Since the 1980s, Japan has emerged at the forefront of research in several fields and has made path-breaking contributions in the global arena. This is the outcome of significant investment in R&D activities and the centers of excellence in the form of more than 30 leading universities. In fact, together with the U.S. and Europe, Japan ranks among the topmost countries as a proven leader in the global effort toward research and development.
International recognition of Japan’s contribution to World Research
Expectedly, Thomson Scientific, a leading provider of information solutions, has repeatedly recognized Japan’s ongoing impact on global research through the years. In 2007, 17 leading Japanese scientists were honored with the Thomson Research Front Award. The selection was made on the basis of an analysis of communication among scientists and the fact that the Japanese scientists published research papers that were among the most highly cited papers around the world.
More recently, in December 2012, Japanese organizations dominated the Top 100 Global Innovators list announced by the IP & Science business of Thomson Reuters, the world’s leading featured provider of intelligent information for businesses and professionals. While the U.S. led globally with 47 organizations in the list, there were 25 Japanese organizations out of a total of 32 organizations from Asia. Such recognition shows that Japanese researchers and innovators are at the forefront of global research.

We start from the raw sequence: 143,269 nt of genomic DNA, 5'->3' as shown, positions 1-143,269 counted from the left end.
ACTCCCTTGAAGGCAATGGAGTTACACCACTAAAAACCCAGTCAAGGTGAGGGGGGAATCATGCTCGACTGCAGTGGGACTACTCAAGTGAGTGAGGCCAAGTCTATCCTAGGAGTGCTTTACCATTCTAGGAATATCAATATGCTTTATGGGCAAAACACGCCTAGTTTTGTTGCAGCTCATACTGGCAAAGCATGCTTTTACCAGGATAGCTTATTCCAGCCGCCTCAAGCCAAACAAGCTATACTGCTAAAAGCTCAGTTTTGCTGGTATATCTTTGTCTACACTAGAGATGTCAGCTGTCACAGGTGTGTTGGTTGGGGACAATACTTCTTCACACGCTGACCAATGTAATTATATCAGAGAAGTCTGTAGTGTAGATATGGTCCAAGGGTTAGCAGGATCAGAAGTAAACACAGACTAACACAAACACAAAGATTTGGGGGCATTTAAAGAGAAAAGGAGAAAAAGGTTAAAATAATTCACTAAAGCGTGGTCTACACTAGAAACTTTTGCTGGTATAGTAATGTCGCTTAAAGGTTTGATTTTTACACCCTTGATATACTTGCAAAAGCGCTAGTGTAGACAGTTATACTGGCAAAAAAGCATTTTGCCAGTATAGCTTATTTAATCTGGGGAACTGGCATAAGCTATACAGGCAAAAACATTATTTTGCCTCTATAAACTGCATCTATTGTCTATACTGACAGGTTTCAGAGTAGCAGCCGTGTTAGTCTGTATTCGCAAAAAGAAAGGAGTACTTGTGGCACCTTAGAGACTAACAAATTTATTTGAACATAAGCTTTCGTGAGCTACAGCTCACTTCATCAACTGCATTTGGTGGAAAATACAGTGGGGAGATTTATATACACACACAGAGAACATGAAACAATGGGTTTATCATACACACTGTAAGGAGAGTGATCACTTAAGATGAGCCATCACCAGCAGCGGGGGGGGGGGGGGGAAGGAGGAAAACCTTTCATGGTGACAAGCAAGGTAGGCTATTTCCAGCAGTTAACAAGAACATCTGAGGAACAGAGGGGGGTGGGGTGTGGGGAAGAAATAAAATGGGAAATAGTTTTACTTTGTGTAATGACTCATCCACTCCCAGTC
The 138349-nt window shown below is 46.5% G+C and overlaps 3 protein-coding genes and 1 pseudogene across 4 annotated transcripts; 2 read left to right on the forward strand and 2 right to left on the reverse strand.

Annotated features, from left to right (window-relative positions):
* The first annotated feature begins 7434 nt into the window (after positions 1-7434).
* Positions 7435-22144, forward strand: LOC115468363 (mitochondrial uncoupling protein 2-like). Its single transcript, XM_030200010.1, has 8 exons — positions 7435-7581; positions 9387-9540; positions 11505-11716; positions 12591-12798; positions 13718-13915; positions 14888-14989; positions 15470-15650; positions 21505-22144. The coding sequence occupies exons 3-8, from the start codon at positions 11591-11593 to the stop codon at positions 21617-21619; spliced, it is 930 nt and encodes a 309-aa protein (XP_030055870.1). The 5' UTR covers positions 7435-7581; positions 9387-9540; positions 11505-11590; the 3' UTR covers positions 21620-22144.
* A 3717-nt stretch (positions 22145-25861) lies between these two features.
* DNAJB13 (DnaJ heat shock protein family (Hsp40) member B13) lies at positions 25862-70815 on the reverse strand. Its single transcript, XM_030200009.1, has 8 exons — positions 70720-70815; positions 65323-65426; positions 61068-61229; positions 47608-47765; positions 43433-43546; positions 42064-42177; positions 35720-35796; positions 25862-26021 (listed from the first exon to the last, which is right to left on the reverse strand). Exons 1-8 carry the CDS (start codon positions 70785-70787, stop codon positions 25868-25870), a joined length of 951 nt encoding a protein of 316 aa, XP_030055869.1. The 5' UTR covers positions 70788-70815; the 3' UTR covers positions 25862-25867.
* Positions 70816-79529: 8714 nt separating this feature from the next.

While Japan’s excellence in electronics is a well-established fact, researchers in Japan have a proven track record in the fields of medicine and science, as evident in the long list of Nobel laureates from Japan.
Japan has particularly excelled in medical research in the streams of nuclear medicine, cardiovascular diseases, infectious diseases, and rheumatology. A database analysis of research papers in nuclear medicine published in reputed research journals during the 1990s shows that Japanese researchers contributed more than 11% of the total papers and rank second behind the U.S.
It might be logical to assume that the excellence of medical research in Japan is a direct result of the increasing investment by both public and private sectors in the field of biomedical R&D. Not surprisingly, a study published in the New England Journal of Medicine on January 2, 2014, reveals that such investment from the private sector surged from $20.9 billion in 2007 to $27.6 billion in 2012. At the macro level, Japan’s total spending on medical research increased by $9 billion and accounted for 13.8% of the world’s total research spending. To put things in perspective, the study emphasizes that the U.S. had a reduced spending on medical research over the same period.
Japan’s capacity to innovate, coupled with researchers par excellence, can surely lead the country to scale newer heights in research and to continue its contribution to the global research pool.